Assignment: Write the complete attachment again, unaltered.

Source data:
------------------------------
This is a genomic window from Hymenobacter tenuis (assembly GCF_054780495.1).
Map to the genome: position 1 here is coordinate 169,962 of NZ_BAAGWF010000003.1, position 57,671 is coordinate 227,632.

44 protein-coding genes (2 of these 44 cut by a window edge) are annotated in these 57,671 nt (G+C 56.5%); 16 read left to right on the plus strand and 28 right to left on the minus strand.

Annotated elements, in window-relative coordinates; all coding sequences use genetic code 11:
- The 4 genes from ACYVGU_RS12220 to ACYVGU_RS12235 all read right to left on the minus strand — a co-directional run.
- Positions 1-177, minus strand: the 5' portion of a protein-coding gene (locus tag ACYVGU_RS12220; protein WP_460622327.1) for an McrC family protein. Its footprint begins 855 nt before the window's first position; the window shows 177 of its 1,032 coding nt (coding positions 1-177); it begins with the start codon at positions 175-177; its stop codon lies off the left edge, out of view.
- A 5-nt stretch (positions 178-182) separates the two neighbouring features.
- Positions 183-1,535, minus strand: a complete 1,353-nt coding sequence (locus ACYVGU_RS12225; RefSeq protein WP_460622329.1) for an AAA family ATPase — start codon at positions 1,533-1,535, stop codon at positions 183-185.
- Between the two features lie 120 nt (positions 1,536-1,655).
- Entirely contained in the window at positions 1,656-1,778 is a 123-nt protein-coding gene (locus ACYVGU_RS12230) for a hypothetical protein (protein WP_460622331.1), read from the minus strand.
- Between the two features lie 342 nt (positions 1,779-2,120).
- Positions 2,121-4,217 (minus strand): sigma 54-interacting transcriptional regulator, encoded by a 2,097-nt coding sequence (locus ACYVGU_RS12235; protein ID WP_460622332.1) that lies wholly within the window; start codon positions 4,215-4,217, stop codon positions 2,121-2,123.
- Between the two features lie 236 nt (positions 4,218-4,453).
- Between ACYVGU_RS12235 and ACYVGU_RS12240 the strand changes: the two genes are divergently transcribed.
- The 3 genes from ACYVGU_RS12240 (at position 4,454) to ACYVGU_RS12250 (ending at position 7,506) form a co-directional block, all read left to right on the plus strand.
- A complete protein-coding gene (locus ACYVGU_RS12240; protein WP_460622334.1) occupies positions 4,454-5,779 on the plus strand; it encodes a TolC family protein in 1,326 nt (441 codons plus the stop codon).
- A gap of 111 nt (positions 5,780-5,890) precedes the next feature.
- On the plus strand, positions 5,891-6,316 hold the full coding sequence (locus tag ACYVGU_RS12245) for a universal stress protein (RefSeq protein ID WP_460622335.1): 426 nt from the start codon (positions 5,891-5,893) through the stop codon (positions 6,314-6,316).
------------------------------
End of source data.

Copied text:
This is a genomic window from Hymenobacter tenuis (assembly GCF_054780495.1).
Map to the genome: position 1 here is coordinate 169,962 of NZ_BAAGWF010000003.1, position 57,671 is coordinate 227,632.

44 protein-coding genes (2 of these 44 cut by a window edge) are annotated in these 57,671 nt (G+C 56.5%); 16 read left to right on the plus strand and 28 right to left on the minus strand.

Annotated elements, in window-relative coordinates; all coding sequences use genetic code 11:
- The 4 genes from ACYVGU_RS12220 to ACYVGU_RS12235 all read right to left on the minus strand — a co-directional run.
- Positions 1-177, minus strand: the 5' portion of a protein-coding gene (locus tag ACYVGU_RS12220; protein WP_460622327.1) for an McrC family protein. Its footprint begins 855 nt before the window's first position; the window shows 177 of its 1,032 coding nt (coding positions 1-177); it begins with the start codon at positions 175-177; its stop codon lies off the left edge, out of view.
- A 5-nt stretch (positions 178-182) separates the two neighbouring features.
- Positions 183-1,535, minus strand: a complete 1,353-nt coding sequence (locus ACYVGU_RS12225; RefSeq protein WP_460622329.1) for an AAA family ATPase — start codon at positions 1,533-1,535, stop codon at positions 183-185.
- Between the two features lie 120 nt (positions 1,536-1,655).
- Entirely contained in the window at positions 1,656-1,778 is a 123-nt protein-coding gene (locus ACYVGU_RS12230) for a hypothetical protein (protein WP_460622331.1), read from the minus strand.
- Between the two features lie 342 nt (positions 1,779-2,120).
- Positions 2,121-4,217 (minus strand): sigma 54-interacting transcriptional regulator, encoded by a 2,097-nt coding sequence (locus ACYVGU_RS12235; protein ID WP_460622332.1) that lies wholly within the window; start codon positions 4,215-4,217, stop codon positions 2,121-2,123.
- Between the two features lie 236 nt (positions 4,218-4,453).
- Between ACYVGU_RS12235 and ACYVGU_RS12240 the strand changes: the two genes are divergently transcribed.
- The 3 genes from ACYVGU_RS12240 (at position 4,454) to ACYVGU_RS12250 (ending at position 7,506) form a co-directional block, all read left to right on the plus strand.
- A complete protein-coding gene (locus ACYVGU_RS12240; protein WP_460622334.1) occupies positions 4,454-5,779 on the plus strand; it encodes a TolC family protein in 1,326 nt (441 codons plus the stop codon).
- A gap of 111 nt (positions 5,780-5,890) precedes the next feature.
- On the plus strand, positions 5,891-6,316 hold the full coding sequence (locus tag ACYVGU_RS12245) for a universal stress protein (RefSeq protein ID WP_460622335.1): 426 nt from the start codon (positions 5,891-5,893) through the stop codon (positions 6,314-6,316).